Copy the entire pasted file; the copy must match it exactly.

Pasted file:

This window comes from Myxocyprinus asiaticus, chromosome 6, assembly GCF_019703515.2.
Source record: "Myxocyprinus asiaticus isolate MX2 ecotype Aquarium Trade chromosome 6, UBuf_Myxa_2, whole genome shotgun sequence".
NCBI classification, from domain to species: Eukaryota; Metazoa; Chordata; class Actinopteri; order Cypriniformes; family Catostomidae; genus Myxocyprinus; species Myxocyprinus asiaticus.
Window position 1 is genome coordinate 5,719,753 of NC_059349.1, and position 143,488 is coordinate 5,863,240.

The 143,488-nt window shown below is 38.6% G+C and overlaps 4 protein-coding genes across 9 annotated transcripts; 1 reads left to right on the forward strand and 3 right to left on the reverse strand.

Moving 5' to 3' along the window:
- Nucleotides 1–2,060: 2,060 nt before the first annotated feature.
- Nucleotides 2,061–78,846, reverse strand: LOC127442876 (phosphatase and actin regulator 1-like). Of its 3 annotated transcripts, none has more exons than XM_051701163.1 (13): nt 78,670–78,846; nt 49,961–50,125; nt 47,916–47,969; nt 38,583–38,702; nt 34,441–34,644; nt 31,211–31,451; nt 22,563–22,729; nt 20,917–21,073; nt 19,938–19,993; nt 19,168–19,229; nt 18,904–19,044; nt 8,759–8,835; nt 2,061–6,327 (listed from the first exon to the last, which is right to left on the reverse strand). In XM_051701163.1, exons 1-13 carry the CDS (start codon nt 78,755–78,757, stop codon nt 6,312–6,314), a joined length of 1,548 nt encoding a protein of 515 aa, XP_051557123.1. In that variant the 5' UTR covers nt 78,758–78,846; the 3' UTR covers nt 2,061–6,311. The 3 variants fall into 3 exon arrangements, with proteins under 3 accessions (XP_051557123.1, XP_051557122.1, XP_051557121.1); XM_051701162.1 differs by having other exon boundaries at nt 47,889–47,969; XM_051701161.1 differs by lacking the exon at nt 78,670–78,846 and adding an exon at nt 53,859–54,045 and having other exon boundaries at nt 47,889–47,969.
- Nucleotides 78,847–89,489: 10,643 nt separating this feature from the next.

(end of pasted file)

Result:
This window comes from Myxocyprinus asiaticus, chromosome 6, assembly GCF_019703515.2.
Source record: "Myxocyprinus asiaticus isolate MX2 ecotype Aquarium Trade chromosome 6, UBuf_Myxa_2, whole genome shotgun sequence".
NCBI classification, from domain to species: Eukaryota; Metazoa; Chordata; class Actinopteri; order Cypriniformes; family Catostomidae; genus Myxocyprinus; species Myxocyprinus asiaticus.
Window position 1 is genome coordinate 5,719,753 of NC_059349.1, and position 143,488 is coordinate 5,863,240.

The 143,488-nt window shown below is 38.6% G+C and overlaps 4 protein-coding genes across 9 annotated transcripts; 1 reads left to right on the forward strand and 3 right to left on the reverse strand.

Moving 5' to 3' along the window:
- Nucleotides 1–2,060: 2,060 nt before the first annotated feature.
- Nucleotides 2,061–78,846, reverse strand: LOC127442876 (phosphatase and actin regulator 1-like). Of its 3 annotated transcripts, none has more exons than XM_051701163.1 (13): nt 78,670–78,846; nt 49,961–50,125; nt 47,916–47,969; nt 38,583–38,702; nt 34,441–34,644; nt 31,211–31,451; nt 22,563–22,729; nt 20,917–21,073; nt 19,938–19,993; nt 19,168–19,229; nt 18,904–19,044; nt 8,759–8,835; nt 2,061–6,327 (listed from the first exon to the last, which is right to left on the reverse strand). In XM_051701163.1, exons 1-13 carry the CDS (start codon nt 78,755–78,757, stop codon nt 6,312–6,314), a joined length of 1,548 nt encoding a protein of 515 aa, XP_051557123.1. In that variant the 5' UTR covers nt 78,758–78,846; the 3' UTR covers nt 2,061–6,311. The 3 variants fall into 3 exon arrangements, with proteins under 3 accessions (XP_051557123.1, XP_051557122.1, XP_051557121.1); XM_051701162.1 differs by having other exon boundaries at nt 47,889–47,969; XM_051701161.1 differs by lacking the exon at nt 78,670–78,846 and adding an exon at nt 53,859–54,045 and having other exon boundaries at nt 47,889–47,969.
- Nucleotides 78,847–89,489: 10,643 nt separating this feature from the next.